Public input sought on non-discrimination amendment effort

Fairness Works Houston, a new organization formed to pass a proposed non-discrimination charter amendment in Houston, will hold a public meeting this Saturday, Feb. 25, to seek public input. As previously reported by Houstini, the proposed charter amendment, which is still being drafted, will remove discriminatory language added to the city charter in 1985 and 2001 and make it a crime to deny employment, housing or public accommodation to a person because of their “age, race, color, creed, religion, national origin, ancestry, disability, marital status, gender, gender identity or expression, sexual orientation, or physical characteristic.”

The meeting, scheduled for 1 pm at the GLBT Cultural Center (401 Branard) in rooms 112/113, looks to identify community resources that can be used both topass the amendment and to gather the 20,000 signatures that will be needed to place the amendment on the November ballot. Scheduled speakers include Noel Freeman, president of the Houston GLBT Political Caucus and Jenifer Rene Poole who chairs the Caucus’ committee on the proposed amendment.

—  admin

DOMA ruled unconstitutional by bankruptcy court

A federal bankruptcy court in California on Monday ruled that Section 3 of the Defense of Marriage Act is unconstitutional.

The U.S. Bankruptcy Court for the Central District of California in Los Angeles ruled that it is discriminatory to prevent a legally married same-sex couple from filing for joint bankruptcy.

The couple, Gene Balas and Carlos Morales, filed a joint chapter 13 petition. They were married in 2008 in California and remain legally married.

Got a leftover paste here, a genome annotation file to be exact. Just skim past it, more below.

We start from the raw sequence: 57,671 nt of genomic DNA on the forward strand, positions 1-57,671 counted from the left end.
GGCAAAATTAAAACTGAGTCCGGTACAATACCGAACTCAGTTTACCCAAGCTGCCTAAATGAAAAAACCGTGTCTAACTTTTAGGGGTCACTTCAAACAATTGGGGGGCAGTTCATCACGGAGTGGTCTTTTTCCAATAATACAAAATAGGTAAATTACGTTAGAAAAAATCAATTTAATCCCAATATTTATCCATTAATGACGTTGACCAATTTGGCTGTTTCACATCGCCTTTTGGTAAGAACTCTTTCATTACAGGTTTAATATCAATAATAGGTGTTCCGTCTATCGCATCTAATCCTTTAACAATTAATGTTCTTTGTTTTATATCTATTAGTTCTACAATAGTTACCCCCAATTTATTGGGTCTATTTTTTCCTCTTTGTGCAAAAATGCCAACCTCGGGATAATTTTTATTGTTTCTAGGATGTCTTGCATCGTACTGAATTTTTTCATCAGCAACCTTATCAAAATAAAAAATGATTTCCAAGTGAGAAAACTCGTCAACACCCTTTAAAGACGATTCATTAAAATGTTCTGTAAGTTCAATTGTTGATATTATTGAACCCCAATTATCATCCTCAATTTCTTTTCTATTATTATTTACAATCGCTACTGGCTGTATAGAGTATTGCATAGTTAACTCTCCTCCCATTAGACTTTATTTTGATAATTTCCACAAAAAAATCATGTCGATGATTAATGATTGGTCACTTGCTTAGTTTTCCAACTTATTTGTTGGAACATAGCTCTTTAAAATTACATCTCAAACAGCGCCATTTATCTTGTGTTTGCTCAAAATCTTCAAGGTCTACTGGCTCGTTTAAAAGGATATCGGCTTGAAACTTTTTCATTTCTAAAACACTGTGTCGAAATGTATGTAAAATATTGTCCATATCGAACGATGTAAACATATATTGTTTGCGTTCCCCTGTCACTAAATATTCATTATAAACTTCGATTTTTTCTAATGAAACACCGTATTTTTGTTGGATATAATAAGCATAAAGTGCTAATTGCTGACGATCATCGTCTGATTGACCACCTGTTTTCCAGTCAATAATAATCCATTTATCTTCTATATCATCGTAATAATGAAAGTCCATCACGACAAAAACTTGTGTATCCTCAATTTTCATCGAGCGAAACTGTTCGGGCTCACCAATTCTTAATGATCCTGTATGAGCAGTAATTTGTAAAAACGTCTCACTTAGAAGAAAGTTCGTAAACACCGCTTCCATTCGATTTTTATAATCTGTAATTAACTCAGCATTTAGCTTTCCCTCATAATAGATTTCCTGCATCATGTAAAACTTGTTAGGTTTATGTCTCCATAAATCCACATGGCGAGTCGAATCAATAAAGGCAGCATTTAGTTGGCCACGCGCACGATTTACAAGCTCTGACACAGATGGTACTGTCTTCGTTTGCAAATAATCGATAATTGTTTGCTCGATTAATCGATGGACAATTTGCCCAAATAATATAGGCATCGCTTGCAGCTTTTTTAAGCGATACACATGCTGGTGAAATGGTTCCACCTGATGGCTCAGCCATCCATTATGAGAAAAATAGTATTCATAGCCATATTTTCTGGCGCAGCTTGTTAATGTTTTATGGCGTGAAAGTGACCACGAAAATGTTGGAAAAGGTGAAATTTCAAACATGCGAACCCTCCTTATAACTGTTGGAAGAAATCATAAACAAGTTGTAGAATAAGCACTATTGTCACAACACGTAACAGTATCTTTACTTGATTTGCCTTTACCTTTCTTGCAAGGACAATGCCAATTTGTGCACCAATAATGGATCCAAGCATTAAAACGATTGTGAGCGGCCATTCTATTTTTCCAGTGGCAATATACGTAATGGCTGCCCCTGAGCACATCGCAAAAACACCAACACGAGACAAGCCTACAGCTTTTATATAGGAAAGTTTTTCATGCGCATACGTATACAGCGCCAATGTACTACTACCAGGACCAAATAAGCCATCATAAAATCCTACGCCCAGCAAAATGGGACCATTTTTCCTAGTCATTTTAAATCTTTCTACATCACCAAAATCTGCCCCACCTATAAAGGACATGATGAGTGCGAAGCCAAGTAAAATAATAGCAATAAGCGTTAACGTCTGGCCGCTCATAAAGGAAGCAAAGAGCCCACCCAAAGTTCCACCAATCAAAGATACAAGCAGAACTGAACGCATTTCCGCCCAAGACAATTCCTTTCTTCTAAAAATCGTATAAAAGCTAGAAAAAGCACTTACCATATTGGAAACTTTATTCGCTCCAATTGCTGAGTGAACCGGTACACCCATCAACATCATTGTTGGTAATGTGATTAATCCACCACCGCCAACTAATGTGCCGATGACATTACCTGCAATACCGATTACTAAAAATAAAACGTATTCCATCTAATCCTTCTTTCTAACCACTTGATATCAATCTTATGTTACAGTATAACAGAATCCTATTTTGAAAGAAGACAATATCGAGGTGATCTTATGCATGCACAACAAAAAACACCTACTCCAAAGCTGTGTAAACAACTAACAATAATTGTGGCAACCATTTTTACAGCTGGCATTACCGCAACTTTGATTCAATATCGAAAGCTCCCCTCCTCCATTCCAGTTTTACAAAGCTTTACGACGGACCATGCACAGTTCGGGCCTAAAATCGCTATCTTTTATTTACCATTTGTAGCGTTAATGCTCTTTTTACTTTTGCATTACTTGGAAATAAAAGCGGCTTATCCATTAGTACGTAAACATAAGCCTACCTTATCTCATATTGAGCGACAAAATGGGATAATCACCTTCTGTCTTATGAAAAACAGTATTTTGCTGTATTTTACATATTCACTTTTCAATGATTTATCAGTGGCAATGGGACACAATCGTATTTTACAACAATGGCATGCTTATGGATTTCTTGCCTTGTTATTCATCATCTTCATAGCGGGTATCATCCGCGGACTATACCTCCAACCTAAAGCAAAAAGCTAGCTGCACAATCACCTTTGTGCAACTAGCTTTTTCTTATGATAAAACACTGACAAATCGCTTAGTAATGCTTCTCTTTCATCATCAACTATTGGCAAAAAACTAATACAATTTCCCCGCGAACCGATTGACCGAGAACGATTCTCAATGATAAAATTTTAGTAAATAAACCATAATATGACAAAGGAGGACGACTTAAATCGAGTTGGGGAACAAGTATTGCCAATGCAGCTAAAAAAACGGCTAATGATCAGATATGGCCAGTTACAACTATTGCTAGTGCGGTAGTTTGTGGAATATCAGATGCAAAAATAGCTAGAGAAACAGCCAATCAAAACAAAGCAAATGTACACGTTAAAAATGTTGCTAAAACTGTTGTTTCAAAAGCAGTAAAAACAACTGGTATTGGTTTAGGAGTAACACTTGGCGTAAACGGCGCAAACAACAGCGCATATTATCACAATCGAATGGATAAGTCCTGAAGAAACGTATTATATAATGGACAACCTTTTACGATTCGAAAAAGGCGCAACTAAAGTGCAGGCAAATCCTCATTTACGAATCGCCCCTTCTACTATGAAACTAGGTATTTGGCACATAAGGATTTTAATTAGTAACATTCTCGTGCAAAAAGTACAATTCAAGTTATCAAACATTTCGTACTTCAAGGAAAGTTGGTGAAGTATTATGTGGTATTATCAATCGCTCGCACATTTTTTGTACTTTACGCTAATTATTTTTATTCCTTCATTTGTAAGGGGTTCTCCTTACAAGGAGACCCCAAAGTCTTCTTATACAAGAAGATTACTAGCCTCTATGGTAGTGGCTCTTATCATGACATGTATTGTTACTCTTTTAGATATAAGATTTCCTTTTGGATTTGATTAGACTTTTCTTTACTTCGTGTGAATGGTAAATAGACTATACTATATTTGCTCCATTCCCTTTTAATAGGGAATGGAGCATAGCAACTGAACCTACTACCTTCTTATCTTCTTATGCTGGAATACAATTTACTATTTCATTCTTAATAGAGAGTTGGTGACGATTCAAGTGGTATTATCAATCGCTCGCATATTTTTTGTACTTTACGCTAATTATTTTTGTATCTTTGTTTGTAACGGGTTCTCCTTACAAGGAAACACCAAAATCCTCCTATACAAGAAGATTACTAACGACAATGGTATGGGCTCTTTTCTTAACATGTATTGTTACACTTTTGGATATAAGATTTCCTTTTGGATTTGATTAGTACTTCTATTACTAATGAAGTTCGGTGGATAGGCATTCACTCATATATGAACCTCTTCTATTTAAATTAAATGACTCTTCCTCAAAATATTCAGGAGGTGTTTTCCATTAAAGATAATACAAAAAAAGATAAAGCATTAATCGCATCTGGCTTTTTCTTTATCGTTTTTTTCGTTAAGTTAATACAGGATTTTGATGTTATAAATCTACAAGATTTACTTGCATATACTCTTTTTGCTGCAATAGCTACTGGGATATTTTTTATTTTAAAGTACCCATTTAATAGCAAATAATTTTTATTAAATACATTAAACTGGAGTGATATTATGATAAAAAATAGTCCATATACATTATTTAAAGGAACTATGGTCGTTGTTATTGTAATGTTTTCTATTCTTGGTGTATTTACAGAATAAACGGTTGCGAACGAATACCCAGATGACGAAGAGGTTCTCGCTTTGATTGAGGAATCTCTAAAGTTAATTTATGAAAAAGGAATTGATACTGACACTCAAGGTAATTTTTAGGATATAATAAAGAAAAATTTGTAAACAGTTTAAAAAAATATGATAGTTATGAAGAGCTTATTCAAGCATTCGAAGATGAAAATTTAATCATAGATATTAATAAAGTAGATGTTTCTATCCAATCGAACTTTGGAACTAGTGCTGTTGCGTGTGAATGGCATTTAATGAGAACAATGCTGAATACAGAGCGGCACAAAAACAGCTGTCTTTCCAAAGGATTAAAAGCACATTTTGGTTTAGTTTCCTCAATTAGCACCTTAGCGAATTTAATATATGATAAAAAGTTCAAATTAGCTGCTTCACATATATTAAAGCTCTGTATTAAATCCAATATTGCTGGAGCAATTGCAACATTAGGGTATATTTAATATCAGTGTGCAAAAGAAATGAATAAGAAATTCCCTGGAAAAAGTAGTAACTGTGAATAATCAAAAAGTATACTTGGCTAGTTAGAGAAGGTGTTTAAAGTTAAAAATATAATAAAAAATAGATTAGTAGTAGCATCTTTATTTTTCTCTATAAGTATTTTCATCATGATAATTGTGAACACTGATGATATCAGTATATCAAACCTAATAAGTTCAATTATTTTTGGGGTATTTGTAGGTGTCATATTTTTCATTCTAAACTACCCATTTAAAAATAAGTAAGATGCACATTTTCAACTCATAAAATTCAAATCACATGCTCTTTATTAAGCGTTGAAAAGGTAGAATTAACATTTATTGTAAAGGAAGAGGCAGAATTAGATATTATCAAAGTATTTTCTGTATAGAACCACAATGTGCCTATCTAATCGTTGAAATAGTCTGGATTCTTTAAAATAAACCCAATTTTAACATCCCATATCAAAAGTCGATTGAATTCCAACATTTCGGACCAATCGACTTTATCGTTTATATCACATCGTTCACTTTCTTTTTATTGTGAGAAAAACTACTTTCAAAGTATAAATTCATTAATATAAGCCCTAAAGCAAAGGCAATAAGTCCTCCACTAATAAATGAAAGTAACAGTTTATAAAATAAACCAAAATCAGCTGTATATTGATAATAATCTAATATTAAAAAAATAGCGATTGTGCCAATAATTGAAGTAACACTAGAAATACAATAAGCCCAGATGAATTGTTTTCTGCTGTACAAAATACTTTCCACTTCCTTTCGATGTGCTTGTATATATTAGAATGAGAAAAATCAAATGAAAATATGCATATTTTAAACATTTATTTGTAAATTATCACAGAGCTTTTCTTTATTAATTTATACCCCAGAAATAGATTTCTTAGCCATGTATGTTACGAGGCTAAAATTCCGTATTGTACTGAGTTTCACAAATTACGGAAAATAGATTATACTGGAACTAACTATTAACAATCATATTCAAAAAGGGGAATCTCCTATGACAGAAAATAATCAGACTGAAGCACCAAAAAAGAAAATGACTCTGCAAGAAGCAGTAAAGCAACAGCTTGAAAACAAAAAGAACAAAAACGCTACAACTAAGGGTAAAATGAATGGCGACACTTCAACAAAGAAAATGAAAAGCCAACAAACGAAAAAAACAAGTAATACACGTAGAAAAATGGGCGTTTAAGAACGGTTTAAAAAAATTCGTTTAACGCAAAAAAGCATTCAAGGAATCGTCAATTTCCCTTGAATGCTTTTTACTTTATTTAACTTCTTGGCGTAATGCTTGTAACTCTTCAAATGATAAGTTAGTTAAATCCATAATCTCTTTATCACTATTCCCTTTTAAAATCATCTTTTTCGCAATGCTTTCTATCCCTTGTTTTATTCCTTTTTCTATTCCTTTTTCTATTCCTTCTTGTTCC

In his ruling, the judge wrote: “This case is about equality, regardless of gender or sexual orientation, for two people who filed for protection under Title 11 of the United States Code (Bankruptcy Code).”

It is “undisputed that the Debtors are a lawfully married California couple,” the judge wrote, adding that the couple came to the court to restructure and repay their debt following extended illnesses and long periods of unemployment.

The U.S. trustee for the case filed a motion to dismiss on the grounds that two men cannot file jointly for bankruptcy. The judge ruled the trustee did not ask for dismissal based on one of the 11 causes listed in bankruptcy law to dismiss, but simply because the couple are two men.

The judge said the trustee filed no relevant case law supporting his position and said the couple should not be singled out for discriminatory treatment. He cited the Obama administration’s position that DOMA is unconstitutional and ruled that, indeed it is.

—  David Taffet

NOM nostalgic for ’90s, for the discriminatory laws if not the Doc Martens

NOM has never met a body of lawmakers whose pro-marriage equality law they will not overturn. But when it comes to Republican-controlled Congress of 1996 and their (unconstitutional) Defense of Marriage Act, the flawed procreation arguments were apparently infallible. And of course those dang activist judges and dirty progressives are being somehow out-of-line when further tests and reconsiderations are put into modern-day effect:

“The DOJ brief amounts to collusive litigation, failing to even offer to the court, much less vigorously defend, the reasons Congress laid out in the statute when it passed DOMA—especially responsible procreation. This is an attack not only on marriage, but on the prerogatives of Congress. The Executive branch should not attempt to exercise this kind of retroactive line-item veto over a bill passed by Congress,” said Brian Brown, president of NOM.